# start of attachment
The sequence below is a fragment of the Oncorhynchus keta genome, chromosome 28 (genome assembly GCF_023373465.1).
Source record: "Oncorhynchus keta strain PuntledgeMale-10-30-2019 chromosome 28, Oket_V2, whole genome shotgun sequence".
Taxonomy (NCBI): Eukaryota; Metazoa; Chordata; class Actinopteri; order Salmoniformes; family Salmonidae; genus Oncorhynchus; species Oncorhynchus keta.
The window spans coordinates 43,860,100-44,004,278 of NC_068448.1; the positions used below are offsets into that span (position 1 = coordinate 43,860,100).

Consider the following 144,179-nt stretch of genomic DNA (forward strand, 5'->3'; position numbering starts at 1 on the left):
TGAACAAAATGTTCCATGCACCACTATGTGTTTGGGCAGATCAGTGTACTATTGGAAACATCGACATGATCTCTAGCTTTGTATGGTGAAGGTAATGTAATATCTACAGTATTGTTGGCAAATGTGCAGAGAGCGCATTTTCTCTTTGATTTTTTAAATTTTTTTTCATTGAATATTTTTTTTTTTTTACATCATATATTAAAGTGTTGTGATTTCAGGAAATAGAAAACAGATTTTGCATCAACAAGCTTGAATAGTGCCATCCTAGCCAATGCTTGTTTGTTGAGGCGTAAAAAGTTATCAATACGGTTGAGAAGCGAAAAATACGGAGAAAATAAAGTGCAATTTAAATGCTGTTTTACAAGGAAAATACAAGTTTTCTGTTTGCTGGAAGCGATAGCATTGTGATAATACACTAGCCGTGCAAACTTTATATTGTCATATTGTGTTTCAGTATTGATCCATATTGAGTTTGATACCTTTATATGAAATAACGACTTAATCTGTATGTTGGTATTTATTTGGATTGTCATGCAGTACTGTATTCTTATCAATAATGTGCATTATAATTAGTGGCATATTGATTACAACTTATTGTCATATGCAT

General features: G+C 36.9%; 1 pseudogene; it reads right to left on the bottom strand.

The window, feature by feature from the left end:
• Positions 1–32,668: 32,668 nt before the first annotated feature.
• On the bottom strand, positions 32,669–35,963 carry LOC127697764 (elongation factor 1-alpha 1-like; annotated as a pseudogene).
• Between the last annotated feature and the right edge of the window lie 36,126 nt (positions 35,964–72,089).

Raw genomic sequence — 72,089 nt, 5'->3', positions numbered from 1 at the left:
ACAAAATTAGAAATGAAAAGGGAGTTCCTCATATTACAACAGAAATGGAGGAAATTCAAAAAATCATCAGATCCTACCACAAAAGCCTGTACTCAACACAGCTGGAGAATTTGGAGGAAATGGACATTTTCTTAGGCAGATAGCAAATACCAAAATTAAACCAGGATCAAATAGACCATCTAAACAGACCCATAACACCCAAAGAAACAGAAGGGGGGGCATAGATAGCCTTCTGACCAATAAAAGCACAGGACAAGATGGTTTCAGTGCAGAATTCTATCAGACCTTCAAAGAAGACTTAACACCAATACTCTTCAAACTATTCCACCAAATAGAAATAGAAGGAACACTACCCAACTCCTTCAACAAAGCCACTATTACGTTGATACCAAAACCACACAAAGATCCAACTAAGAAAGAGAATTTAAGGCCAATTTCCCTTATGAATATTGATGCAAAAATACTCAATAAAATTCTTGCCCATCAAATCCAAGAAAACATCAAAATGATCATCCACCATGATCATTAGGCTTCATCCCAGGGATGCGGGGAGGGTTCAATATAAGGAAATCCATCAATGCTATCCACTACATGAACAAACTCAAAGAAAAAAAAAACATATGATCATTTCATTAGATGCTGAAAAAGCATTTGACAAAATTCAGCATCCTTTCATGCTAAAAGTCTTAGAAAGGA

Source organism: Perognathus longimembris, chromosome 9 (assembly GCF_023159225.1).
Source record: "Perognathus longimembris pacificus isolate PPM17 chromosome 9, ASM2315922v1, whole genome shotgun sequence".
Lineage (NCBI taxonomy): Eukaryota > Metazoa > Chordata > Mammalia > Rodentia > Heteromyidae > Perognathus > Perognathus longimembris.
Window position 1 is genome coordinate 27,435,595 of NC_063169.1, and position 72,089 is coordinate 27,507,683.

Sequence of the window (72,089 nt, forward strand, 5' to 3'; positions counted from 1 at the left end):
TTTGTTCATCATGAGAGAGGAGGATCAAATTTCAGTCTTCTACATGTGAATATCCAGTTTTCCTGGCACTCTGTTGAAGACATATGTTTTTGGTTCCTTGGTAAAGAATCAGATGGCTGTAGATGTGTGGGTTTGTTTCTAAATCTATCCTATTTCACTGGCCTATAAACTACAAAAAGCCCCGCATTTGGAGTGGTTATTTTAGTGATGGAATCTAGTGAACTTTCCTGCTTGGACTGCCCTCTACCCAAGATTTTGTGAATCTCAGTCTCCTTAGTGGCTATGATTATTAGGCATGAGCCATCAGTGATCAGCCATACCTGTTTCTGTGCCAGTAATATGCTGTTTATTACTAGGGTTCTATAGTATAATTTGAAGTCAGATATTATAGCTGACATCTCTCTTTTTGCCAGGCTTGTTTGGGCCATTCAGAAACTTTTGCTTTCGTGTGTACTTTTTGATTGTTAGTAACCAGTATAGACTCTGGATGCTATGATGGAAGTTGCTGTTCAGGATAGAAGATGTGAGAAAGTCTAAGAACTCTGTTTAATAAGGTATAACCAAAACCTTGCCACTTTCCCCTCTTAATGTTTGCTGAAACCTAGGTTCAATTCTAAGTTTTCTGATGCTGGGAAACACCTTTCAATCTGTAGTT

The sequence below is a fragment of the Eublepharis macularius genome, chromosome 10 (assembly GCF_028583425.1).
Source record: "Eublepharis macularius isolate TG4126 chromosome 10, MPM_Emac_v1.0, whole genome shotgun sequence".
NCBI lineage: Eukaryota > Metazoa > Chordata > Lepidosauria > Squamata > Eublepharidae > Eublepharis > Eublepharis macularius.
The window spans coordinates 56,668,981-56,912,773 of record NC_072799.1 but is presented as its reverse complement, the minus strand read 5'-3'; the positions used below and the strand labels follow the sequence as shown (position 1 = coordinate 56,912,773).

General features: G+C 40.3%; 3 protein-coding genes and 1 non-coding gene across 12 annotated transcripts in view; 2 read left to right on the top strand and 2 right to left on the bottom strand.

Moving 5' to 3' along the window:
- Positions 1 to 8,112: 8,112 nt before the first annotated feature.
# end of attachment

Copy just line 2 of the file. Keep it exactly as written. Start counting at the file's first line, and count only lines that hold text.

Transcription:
Source record: "Oncorhynchus keta strain PuntledgeMale-10-30-2019 chromosome 28, Oket_V2, whole genome shotgun sequence".